http://www.ncbi.nlm.nih.gov/pmc/articles/PMC8054966PMC
May 2021

Intensity of Respiratory Cortical Arousals Is a Distinct Pathophysiologic Feature and Is Associated with Disease Severity in Obstructive Sleep Apnea Patients.

Brain Sci 2021 Feb 25;11(3). Epub 2021 Feb 25.

Movement Disorders and Neurostimulation, Biomedical Statistics and Multimodal Signal Processing Unit, Department of Neurology, Medical Center of the University of Mainz, 55131 Mainz, Germany.

Background: We investigated whether the number, duration and intensity of respiratory arousals (RA) on C3-electroencephalographic (EEG) recordings correlate with polysomnography (PSG)-related disease severity in obstructive sleep apnea (OSA) patients. We also investigated if every patient might have an individual RA microstructure pattern, independent from OSA-severity.

Methods: PSG recordings of 20 OSA patients (9 female; age 27-80 years) were analyzed retrospectively. Correlation coefficients were calculated between RA microstructure (duration, EEG-intensity) and RA number and respiratory disturbance index (RDI), oxygen desaturation index (ODI) and arousal index (AI). Intraclass correlations (ICC) for both RA duration and intensity were calculated. Sleep stage-specific and apnea- and hypopnea-specific analyses were also done. The probability distributions of duration and intensity were plotted, interpolated with a kernel which fits the distribution. A Bayesian posterior distribution analysis and pair-wise comparisons of each patient with all other 19 patients were performed.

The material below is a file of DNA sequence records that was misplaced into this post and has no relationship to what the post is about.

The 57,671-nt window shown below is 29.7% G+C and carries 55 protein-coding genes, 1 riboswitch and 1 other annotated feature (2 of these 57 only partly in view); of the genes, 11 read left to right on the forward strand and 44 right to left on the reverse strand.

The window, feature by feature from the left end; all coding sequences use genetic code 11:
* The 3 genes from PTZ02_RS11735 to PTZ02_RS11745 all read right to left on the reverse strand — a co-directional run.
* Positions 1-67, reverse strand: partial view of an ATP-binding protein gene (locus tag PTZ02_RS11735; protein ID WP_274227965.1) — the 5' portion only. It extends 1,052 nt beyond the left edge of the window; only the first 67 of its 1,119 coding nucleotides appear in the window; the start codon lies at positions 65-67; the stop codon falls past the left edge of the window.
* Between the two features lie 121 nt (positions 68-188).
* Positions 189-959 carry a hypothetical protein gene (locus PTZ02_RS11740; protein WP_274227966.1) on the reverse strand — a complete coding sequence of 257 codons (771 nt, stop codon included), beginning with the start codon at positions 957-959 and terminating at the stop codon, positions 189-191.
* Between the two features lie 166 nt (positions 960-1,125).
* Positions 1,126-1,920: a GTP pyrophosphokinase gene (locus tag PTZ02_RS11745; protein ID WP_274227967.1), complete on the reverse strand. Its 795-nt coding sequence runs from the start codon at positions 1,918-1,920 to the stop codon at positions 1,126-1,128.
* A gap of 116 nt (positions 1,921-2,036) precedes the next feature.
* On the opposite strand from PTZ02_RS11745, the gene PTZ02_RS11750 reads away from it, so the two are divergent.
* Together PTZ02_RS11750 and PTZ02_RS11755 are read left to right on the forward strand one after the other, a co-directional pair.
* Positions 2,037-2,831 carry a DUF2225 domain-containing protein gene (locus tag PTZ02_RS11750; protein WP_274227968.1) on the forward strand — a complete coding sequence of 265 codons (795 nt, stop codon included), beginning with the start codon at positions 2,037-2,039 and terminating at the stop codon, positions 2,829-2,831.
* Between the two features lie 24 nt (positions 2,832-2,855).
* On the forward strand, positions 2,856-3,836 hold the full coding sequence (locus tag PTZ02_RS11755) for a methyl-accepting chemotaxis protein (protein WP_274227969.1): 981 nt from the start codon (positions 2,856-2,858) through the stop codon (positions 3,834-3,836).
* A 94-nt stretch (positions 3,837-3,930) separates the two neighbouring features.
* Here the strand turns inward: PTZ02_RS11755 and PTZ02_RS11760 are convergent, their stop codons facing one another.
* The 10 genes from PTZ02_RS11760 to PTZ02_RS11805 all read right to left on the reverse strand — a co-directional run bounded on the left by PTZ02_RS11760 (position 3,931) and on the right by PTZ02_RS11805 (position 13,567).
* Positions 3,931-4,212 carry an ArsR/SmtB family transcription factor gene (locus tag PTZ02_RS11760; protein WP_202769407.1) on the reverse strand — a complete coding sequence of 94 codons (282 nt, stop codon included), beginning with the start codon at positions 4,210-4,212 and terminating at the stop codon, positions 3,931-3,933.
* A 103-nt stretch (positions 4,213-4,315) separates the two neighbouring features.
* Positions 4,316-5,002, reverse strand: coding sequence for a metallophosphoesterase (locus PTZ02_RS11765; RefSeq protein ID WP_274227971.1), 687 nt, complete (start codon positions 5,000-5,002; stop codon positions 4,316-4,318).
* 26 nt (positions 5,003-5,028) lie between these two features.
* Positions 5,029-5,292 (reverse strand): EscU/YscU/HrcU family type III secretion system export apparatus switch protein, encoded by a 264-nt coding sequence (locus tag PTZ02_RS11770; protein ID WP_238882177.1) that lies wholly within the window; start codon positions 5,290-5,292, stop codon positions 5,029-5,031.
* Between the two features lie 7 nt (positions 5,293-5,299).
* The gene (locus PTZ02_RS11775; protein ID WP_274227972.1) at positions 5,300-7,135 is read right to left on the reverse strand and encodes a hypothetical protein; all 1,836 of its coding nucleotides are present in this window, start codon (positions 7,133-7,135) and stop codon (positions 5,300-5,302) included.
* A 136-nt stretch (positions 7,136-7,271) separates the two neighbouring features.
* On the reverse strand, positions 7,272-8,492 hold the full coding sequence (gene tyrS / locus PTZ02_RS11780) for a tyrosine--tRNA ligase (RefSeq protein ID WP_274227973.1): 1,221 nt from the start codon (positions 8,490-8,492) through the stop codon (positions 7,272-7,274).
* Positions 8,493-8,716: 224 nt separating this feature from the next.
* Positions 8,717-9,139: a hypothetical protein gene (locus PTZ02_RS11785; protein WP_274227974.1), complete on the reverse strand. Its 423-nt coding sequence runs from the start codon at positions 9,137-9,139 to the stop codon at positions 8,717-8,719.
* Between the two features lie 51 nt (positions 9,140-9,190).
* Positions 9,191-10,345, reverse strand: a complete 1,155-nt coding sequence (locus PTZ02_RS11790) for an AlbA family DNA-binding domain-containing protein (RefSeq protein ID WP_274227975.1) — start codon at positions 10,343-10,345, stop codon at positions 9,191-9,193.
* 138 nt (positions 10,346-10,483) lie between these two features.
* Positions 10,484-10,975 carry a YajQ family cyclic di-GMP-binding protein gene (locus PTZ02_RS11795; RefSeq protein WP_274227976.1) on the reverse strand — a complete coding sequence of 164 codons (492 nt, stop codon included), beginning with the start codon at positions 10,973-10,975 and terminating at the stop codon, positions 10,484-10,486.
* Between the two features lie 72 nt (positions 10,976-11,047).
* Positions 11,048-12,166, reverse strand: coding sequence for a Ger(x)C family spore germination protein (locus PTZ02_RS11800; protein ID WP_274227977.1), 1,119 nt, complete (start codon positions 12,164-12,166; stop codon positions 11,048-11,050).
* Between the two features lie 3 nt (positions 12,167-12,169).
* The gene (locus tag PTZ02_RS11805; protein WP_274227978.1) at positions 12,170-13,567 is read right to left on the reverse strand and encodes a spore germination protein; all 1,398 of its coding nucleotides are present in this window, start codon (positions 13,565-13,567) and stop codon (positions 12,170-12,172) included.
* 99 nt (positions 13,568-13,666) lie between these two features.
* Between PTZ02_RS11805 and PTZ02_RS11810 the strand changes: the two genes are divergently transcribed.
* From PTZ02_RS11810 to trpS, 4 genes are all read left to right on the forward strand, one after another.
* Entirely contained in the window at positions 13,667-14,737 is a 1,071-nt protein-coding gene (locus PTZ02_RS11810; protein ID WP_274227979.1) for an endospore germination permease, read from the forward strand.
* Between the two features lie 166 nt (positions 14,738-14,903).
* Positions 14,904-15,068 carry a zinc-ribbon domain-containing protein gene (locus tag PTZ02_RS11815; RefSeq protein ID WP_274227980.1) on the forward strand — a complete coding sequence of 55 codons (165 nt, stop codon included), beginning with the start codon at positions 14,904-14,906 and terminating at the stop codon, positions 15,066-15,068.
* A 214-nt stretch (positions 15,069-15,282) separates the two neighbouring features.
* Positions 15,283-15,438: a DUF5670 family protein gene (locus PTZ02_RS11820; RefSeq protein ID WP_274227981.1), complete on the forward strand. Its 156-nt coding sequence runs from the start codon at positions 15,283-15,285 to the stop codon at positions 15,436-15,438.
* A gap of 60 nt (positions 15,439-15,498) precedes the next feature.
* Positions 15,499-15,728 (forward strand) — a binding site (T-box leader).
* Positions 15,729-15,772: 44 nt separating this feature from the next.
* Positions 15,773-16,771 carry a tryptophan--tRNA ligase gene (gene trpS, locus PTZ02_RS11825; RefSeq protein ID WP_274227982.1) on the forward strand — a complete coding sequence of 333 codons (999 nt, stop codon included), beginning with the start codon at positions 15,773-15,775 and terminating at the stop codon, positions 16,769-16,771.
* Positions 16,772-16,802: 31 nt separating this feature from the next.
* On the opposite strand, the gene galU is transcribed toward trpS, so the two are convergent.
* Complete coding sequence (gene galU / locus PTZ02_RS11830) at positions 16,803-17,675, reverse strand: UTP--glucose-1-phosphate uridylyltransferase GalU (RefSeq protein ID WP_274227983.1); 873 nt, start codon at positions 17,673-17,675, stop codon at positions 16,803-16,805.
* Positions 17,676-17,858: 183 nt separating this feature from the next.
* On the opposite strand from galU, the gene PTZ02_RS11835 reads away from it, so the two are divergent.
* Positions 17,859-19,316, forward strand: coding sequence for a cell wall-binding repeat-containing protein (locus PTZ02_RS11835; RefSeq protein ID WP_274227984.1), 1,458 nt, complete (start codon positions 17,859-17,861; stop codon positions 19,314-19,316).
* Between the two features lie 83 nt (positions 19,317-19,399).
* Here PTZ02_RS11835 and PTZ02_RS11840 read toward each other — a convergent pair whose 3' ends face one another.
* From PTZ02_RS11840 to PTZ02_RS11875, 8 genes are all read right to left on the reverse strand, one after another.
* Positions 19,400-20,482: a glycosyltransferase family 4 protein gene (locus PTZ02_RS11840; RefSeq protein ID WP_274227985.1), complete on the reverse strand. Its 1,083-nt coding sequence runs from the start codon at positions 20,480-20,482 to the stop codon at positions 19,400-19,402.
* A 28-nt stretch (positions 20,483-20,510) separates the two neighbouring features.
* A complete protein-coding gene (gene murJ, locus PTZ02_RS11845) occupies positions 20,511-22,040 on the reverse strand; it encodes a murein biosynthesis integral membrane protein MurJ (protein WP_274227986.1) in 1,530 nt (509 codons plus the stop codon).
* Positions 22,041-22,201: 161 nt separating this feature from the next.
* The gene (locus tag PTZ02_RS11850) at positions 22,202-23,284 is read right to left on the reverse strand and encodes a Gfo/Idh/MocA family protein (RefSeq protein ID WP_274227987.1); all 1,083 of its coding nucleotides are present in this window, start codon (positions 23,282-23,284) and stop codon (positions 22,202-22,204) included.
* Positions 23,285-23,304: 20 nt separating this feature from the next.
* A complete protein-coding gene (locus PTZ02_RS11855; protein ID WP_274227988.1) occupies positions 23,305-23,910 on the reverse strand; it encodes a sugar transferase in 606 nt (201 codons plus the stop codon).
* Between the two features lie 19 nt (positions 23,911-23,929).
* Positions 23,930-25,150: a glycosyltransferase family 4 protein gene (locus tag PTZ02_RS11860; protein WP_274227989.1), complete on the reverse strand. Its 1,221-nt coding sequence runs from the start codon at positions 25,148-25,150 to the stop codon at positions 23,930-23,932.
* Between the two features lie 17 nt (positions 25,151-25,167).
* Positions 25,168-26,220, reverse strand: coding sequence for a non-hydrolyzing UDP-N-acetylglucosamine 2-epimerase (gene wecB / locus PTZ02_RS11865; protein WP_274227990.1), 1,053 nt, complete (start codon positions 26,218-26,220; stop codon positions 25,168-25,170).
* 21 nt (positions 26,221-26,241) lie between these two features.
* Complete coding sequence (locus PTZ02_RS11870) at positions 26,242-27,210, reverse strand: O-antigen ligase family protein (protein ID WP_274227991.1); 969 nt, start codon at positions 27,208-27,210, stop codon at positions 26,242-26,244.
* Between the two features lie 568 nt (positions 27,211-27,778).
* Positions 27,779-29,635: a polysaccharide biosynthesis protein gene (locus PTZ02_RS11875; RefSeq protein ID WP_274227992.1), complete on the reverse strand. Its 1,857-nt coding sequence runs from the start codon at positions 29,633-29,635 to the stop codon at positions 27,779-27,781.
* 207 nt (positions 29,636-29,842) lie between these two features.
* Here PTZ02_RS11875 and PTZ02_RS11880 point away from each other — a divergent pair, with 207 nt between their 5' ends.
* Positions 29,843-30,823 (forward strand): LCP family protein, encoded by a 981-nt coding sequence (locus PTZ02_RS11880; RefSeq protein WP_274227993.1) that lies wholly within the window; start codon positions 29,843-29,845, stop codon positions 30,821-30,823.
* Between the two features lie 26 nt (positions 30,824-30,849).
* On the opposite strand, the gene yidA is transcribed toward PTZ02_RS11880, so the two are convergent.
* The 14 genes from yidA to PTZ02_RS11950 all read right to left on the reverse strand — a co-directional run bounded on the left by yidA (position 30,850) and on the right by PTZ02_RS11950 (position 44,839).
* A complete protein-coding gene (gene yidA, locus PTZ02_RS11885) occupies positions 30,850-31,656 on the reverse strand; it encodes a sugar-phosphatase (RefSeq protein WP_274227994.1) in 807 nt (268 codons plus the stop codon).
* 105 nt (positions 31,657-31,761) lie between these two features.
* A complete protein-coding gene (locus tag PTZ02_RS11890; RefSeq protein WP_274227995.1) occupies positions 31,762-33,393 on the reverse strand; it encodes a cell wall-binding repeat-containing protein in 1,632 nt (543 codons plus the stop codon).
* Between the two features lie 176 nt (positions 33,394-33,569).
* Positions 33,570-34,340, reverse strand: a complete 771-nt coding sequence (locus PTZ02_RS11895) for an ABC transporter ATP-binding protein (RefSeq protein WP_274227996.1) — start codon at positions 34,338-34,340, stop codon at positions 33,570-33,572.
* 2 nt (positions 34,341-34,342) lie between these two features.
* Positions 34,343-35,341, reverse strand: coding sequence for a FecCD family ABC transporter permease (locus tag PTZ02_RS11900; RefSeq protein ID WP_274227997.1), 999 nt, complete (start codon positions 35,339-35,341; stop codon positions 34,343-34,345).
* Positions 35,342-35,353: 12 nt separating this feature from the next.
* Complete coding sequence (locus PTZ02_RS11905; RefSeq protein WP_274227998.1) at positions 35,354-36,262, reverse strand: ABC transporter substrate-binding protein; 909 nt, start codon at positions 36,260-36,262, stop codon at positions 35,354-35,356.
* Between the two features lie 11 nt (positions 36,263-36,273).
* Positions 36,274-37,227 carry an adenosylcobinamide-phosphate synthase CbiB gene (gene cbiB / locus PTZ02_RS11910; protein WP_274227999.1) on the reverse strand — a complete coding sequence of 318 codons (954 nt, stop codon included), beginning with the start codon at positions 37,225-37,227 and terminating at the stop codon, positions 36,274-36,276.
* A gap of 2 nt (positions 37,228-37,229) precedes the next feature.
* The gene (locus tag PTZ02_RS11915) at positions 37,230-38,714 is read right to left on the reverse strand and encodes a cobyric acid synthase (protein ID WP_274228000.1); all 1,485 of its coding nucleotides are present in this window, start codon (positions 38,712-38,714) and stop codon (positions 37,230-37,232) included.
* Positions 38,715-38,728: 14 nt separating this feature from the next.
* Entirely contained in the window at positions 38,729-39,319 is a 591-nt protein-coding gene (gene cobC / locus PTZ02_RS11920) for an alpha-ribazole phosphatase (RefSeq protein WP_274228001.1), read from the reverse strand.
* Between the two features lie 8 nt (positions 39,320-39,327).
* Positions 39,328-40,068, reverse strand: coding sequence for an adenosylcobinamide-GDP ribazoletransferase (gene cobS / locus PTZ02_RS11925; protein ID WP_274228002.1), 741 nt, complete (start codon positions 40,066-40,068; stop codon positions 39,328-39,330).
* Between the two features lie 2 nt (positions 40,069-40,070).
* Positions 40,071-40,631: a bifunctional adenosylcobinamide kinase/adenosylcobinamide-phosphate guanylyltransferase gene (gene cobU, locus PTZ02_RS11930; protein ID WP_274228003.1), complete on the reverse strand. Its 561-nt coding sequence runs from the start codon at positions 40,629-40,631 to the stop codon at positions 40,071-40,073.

Results: Of the analyzed 2600 RA, strong positive correlations were found between average RA intensity and both RDI and AI. The number of PSG-recorded RA was strongly positively correlated with RDI. Significant correlations between average RA intensity in REM, NREM2 and NREM3 sleep stages and total ODI were identified. No sleep stage-specific correlations of arousal microstructure with age, sex, RDI or AI were identified. Although between-subjects ICC values were <0.25, within-subject ICC values were all >0.7 (all < 0.05). While apnea-related RA duration did not differ from hypopnea-related RA duration, RA intensity was significantly higher ( = 0.00135) in hypopneas than in apneas. A clear individual pattern of arousal duration for each patient was made distinct. For arousal intensity, a Gaussian distribution was identified in most patients. The Bayesian statistics regarding the arousal microstructure showed significant differences between each pair of patients.

Conclusions: Each individual patient with OSA might have an individual pattern of RA intensity and duration indicating a distinct individual pathophysiological feature. Arousal intensity was significantly higher in hypopneic than in apneic events and may be related causally to the diminished (compared to apneas) respiratory distress associated with hypopneas. RA intensity in REM, NREM2 and NREM3 strongly correlated with ODI.
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http://dx.doi.org/10.3390/brainsci11030282DOI Listing
http://www.ncbi.nlm.nih.gov/pmc/articles/PMC7996607PMC
February 2021

Structural brain network characteristics in patients with episodic and chronic migraine.

J Headache Pain 2021 Mar 3;22(1). Epub 2021 Mar 3.

Section of Movement Disorders and Neurostimulation, Biomedical Statistics and Multimodal Signal Processing unit, Department of Neurology, Focus Program Translational Neuroscience (FTN), University Medical Center of the Johannes Gutenberg-University Mainz, Mainz, Germany.